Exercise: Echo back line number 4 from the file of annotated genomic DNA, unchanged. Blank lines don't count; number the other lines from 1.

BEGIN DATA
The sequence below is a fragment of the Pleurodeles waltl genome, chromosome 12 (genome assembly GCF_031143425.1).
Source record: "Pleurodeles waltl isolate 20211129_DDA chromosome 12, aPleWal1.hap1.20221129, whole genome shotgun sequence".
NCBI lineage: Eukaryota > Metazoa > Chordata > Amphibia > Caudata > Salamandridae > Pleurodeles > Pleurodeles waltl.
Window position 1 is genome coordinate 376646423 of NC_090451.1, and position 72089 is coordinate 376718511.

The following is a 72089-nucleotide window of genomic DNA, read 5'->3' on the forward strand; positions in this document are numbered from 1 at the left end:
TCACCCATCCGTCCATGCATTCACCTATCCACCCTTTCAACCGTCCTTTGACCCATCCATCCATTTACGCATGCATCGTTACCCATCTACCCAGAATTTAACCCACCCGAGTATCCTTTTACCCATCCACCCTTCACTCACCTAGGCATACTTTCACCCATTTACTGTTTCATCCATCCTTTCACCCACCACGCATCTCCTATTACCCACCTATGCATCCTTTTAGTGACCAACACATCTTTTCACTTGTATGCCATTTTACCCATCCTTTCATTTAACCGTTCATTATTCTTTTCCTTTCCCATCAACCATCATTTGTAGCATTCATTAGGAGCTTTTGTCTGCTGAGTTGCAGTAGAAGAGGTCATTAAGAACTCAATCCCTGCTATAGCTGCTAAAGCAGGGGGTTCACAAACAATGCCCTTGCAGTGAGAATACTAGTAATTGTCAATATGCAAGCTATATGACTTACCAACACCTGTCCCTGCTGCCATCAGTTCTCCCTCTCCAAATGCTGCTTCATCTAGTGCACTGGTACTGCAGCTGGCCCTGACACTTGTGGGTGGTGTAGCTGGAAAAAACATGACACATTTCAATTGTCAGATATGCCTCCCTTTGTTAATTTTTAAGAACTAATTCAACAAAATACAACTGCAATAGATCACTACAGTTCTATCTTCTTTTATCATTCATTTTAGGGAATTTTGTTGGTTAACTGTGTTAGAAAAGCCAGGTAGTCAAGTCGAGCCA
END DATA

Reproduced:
Window position 1 is genome coordinate 376646423 of NC_090451.1, and position 72089 is coordinate 376718511.